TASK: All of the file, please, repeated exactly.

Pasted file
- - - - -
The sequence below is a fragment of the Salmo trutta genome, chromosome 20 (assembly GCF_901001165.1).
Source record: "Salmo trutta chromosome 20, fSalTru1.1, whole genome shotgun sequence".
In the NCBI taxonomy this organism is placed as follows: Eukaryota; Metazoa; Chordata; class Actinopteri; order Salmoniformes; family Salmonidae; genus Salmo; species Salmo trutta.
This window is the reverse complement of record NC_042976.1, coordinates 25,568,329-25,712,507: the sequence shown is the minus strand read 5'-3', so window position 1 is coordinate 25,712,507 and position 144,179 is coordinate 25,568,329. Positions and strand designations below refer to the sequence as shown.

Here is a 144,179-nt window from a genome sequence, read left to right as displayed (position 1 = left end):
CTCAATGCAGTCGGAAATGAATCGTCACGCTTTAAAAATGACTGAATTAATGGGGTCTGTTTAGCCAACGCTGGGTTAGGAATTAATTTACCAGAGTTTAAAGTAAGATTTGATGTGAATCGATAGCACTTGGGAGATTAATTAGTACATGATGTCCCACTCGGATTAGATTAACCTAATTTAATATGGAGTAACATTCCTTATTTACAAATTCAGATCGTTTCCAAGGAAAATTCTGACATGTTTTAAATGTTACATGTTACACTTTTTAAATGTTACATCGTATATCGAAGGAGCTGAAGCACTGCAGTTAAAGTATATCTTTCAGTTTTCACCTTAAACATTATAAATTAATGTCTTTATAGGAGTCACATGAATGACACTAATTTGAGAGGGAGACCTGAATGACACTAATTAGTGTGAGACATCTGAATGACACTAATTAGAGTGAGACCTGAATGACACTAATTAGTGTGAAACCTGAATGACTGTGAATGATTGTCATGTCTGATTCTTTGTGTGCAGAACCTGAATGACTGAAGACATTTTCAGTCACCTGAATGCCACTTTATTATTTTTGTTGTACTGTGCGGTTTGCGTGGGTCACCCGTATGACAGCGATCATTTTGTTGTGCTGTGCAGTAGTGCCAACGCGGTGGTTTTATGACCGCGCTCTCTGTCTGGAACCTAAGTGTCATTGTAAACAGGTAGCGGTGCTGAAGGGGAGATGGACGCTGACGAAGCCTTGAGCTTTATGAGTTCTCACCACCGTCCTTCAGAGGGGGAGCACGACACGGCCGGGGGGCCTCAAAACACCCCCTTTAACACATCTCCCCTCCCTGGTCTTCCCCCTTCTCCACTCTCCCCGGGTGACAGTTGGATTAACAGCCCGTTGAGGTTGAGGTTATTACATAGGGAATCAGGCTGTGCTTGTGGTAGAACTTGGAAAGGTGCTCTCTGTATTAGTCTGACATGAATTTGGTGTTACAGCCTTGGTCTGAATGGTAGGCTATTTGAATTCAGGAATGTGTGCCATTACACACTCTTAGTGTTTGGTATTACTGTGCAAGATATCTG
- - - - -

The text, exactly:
The sequence below is a fragment of the Salmo trutta genome, chromosome 20 (assembly GCF_901001165.1).
Source record: "Salmo trutta chromosome 20, fSalTru1.1, whole genome shotgun sequence".
In the NCBI taxonomy this organism is placed as follows: Eukaryota; Metazoa; Chordata; class Actinopteri; order Salmoniformes; family Salmonidae; genus Salmo; species Salmo trutta.
This window is the reverse complement of record NC_042976.1, coordinates 25,568,329-25,712,507: the sequence shown is the minus strand read 5'-3', so window position 1 is coordinate 25,712,507 and position 144,179 is coordinate 25,568,329. Positions and strand designations below refer to the sequence as shown.

Here is a 144,179-nt window from a genome sequence, read left to right as displayed (position 1 = left end):
CTCAATGCAGTCGGAAATGAATCGTCACGCTTTAAAAATGACTGAATTAATGGGGTCTGTTTAGCCAACGCTGGGTTAGGAATTAATTTACCAGAGTTTAAAGTAAGATTTGATGTGAATCGATAGCACTTGGGAGATTAATTAGTACATGATGTCCCACTCGGATTAGATTAACCTAATTTAATATGGAGTAACATTCCTTATTTACAAATTCAGATCGTTTCCAAGGAAAATTCTGACATGTTTTAAATGTTACATGTTACACTTTTTAAATGTTACATCGTATATCGAAGGAGCTGAAGCACTGCAGTTAAAGTATATCTTTCAGTTTTCACCTTAAACATTATAAATTAATGTCTTTATAGGAGTCACATGAATGACACTAATTTGAGAGGGAGACCTGAATGACACTAATTAGTGTGAGACATCTGAATGACACTAATTAGAGTGAGACCTGAATGACACTAATTAGTGTGAAACCTGAATGACTGTGAATGATTGTCATGTCTGATTCTTTGTGTGCAGAACCTGAATGACTGAAGACATTTTCAGTCACCTGAATGCCACTTTATTATTTTTGTTGTACTGTGCGGTTTGCGTGGGTCACCCGTATGACAGCGATCATTTTGTTGTGCTGTGCAGTAGTGCCAACGCGGTGGTTTTATGACCGCGCTCTCTGTCTGGAACCTAAGTGTCATTGTAAACAGGTAGCGGTGCTGAAGGGGAGATGGACGCTGACGAAGCCTTGAGCTTTATGAGTTCTCACCACCGTCCTTCAGAGGGGGAGCACGACACGGCCGGGGGGCCTCAAAACACCCCCTTTAACACATCTCCCCTCCCTGGTCTTCCCCCTTCTCCACTCTCCCCGGGTGACAGTTGGATTAACAGCCCGTTGAGGTTGAGGTTATTACATAGGGAATCAGGCTGTGCTTGTGGTAGAACTTGGAAAGGTGCTCTCTGTATTAGTCTGACATGAATTTGGTGTTACAGCCTTGGTCTGAATGGTAGGCTATTTGAATTCAGGAATGTGTGCCATTACACACTCTTAGTGTTTGGTATTACTGTGCAAGATATCTG